A celebratory spirit — mixed with a resolve to continue the fight for LGBT rights — was in the air as politicians and community members marked 10 years of same-sex marriage at a Parliament Hill reception.
Hosted by the Canadian Centre for Gender and Sexual Diversity (CCGSD) —formerly known as Jer’s Vision — attendees at the May 26 reception celebrated the hard work and perseverance that led to Canada’s same-sex marriage legislation. At the same time, with Bill C-279 languishing in the Senate, speakers acknowledged that trans Canadians still don’t have their rights protected by federal legislation.
“I’m really looking forward to the day when we have another celebration like this in 10 years for [trans rights],” said Lukayo Estrella, senior manager at CCGSD.
Randall Garrison, the NDP member of Parliament who introduced Bill C-279 in the House of Commons, told Daily Xtra that between the Senate’s stalling tactics, Senator Don Plett’s transphobic amendment and an impending fall election, he’s lost hope in the bill being passed.
“It’s dead. I have no doubt that it’s dead,” Garrison said. “There’s always maybe a miracle that could happen but we’ve only got basically three weeks left to go. The Senate has put a transphobic amendment on the bill, so if it comes back in that form I can’t even vote for my own bill.”
While he was glad to attend the reception and says it’s important to celebrate milestones, he stressed there’s a lot of work left to do.
“We still have a big part of our community who’s being left behind,” he said. “As I’ve said, I’ll get re-elected, I’ll re-introduce the bill, the House of Commons will pass it again and we’ll abolish the Senate.”
Liberal MP Hedy Fry, a longtime supporter of CCGSD, spoke about challenges faced by LGBT people today.
“I think starting in 1969 with Pierre Elliott Trudeau actually decriminalizing homosexuality . . . it took a long time after that to move forward, but I think everyone who has fought discrimination and tried to fight for human rights knows that the journey is a long one,” she said.
During her years of practicing medicine, Fry said she saw how LGBT patients had unequal access to medical and dental benefits. When Jean Chrétien first asked her to run for a seat in the House of Commons, she had a caveat.
“I said to Mr Chrétien [that] I’ll run if you agree you’ll amend the Canadian Human Rights Act to add sexual orientation as a prohibited ground for discrimination,” Fry said. “In our very first term we moved forward to amend the Canadian Human Rights Act.”
While working on same-sex marriage legislation, all parties collaborated on a non-partisan basis, with the exception of the Conservative party, which blocked it every step of the way, she said.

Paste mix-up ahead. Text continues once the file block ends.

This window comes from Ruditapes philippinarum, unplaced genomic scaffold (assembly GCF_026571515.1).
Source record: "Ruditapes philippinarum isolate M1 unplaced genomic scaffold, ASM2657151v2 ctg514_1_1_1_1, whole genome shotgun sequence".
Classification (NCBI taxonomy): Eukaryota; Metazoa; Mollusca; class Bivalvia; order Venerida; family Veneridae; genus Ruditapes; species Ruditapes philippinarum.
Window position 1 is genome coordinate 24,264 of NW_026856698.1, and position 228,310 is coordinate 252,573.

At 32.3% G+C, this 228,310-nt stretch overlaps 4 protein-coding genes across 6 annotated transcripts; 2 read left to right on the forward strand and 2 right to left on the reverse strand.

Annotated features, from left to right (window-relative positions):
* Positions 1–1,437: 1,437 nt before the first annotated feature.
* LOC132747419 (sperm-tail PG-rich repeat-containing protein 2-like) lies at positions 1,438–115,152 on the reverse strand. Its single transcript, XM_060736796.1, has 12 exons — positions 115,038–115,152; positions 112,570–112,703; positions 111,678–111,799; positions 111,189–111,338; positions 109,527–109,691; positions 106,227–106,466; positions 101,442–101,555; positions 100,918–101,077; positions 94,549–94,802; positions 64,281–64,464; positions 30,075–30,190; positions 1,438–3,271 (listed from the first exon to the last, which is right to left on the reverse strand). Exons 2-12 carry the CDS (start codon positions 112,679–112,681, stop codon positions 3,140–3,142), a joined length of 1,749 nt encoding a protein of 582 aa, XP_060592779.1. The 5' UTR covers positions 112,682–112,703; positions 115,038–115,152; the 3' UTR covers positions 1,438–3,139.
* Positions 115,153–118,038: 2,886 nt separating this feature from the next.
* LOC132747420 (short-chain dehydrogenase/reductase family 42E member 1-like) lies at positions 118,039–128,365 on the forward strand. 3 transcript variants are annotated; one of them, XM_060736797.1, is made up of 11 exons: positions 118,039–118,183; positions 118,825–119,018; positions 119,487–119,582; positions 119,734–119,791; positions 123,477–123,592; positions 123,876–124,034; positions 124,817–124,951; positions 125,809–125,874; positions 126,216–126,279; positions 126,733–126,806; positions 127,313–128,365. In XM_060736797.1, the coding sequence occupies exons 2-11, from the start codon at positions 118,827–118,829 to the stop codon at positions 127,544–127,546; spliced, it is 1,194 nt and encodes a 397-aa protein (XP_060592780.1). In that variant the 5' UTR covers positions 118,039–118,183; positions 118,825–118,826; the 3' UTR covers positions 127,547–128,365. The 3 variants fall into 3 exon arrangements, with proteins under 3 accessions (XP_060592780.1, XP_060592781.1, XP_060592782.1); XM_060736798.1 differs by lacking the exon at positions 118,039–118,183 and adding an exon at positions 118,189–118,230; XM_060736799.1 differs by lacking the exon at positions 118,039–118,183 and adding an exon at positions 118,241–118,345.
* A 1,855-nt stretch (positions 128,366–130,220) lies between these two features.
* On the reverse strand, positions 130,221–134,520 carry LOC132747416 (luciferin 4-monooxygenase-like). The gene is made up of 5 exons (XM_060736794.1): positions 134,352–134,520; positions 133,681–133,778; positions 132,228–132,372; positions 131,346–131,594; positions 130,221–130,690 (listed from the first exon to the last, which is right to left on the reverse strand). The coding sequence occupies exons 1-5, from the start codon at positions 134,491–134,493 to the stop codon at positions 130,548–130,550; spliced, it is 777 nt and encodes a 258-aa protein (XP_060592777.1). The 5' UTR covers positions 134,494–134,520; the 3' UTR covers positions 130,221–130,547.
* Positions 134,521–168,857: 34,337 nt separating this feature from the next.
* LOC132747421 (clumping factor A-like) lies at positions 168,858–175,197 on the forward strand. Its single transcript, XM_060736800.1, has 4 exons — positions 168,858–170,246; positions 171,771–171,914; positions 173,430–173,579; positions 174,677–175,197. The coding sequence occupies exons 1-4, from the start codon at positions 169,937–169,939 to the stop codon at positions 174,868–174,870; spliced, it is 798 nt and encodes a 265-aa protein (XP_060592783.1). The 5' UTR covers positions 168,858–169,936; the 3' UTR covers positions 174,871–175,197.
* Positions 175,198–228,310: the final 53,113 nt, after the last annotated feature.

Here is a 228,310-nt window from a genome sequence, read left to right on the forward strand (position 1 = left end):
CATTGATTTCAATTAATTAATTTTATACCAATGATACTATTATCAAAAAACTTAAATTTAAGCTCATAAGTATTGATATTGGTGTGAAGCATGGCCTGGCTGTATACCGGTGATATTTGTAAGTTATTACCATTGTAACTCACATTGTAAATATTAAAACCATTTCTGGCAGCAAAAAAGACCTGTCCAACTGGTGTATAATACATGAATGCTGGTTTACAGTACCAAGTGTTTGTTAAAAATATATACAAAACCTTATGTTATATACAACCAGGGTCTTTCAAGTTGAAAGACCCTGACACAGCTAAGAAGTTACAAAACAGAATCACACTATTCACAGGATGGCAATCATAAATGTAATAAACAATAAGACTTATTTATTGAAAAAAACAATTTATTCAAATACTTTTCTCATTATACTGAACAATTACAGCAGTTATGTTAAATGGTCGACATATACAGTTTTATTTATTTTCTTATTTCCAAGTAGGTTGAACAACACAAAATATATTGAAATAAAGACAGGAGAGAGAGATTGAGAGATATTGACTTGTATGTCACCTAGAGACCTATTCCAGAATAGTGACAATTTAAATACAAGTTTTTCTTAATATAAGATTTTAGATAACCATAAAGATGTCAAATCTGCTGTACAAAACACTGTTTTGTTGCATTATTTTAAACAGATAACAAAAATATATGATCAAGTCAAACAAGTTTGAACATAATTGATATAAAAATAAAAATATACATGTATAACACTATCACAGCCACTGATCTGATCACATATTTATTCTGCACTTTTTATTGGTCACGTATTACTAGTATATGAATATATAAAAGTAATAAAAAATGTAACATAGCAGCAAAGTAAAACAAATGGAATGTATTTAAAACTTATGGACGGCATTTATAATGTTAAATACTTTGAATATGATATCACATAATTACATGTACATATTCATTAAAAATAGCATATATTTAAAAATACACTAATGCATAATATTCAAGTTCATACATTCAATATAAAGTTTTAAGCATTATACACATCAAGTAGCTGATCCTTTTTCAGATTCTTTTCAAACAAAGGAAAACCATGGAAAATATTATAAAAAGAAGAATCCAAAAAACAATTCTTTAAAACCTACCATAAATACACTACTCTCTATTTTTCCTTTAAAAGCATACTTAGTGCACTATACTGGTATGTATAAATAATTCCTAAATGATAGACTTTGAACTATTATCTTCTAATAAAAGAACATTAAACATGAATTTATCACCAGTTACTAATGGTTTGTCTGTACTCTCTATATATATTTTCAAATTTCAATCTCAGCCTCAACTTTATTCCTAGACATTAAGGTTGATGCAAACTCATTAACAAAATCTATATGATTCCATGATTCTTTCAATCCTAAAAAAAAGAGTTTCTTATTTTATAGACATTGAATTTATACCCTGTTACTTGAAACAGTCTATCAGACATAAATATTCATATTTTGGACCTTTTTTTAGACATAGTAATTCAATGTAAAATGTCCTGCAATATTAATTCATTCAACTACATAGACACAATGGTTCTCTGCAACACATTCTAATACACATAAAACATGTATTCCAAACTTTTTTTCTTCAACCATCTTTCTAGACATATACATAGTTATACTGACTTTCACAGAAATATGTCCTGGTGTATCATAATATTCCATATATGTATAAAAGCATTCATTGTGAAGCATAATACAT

Lawyer Philip MacAdam talked about the vital role the court system plays in human rights.
“[After] practicing law for 30 years for mainly Ottawa’s gay, lesbian and transgender community, it’s been a pleasure and really inspiring to see how receptive the judiciary here in Ottawa, and elsewhere in Canada, has been to the entrenchment and the advancement of equality for lesbians and gays — whereas Parliament resisted any sort of initiative to recognize the lesbian, gay and transgender community,” MacAdam said.
As a lawyer instrumental in advancing LGBT rights, he said that although governments would appeal decisions, the judiciary was a source of hope and justice.
“The judiciary knew that nothing was going to be done except in the courts, so as a lawyer, it gives me a certain amount of pride to be able to say to all of you here, yes, we have our recourse through the ballot box, but very often you have a very effective recourse through the courts,” MacAdam said.
Jeremy Dias, founder and director of CCGSD, thanked his staff, volunteers and donors for their support, while speakers in turn thanked him for his work.
“I’m overwhelmed by the progress Jer’s Vision has made from international Day of Pink to celebrations that embrace a community that’s willing to stand up and be proud,” said Elizabeth May, leader of the federal Green Party. “It’s 10 years, but there’s more work to be done.”
Senator Mobina Jaffer also acknowledged the organization’s work and highlighted young people’s contributions.
“Fifteen years ago, it was young people like you who locked people like me in a room with Mr Chrétien and others and brought it to our attention that it was really important that we look at how we are denying people their rights,” Jaffer said. “When I see all of you here it gives me great hope that you are the ones who are going to make the change.”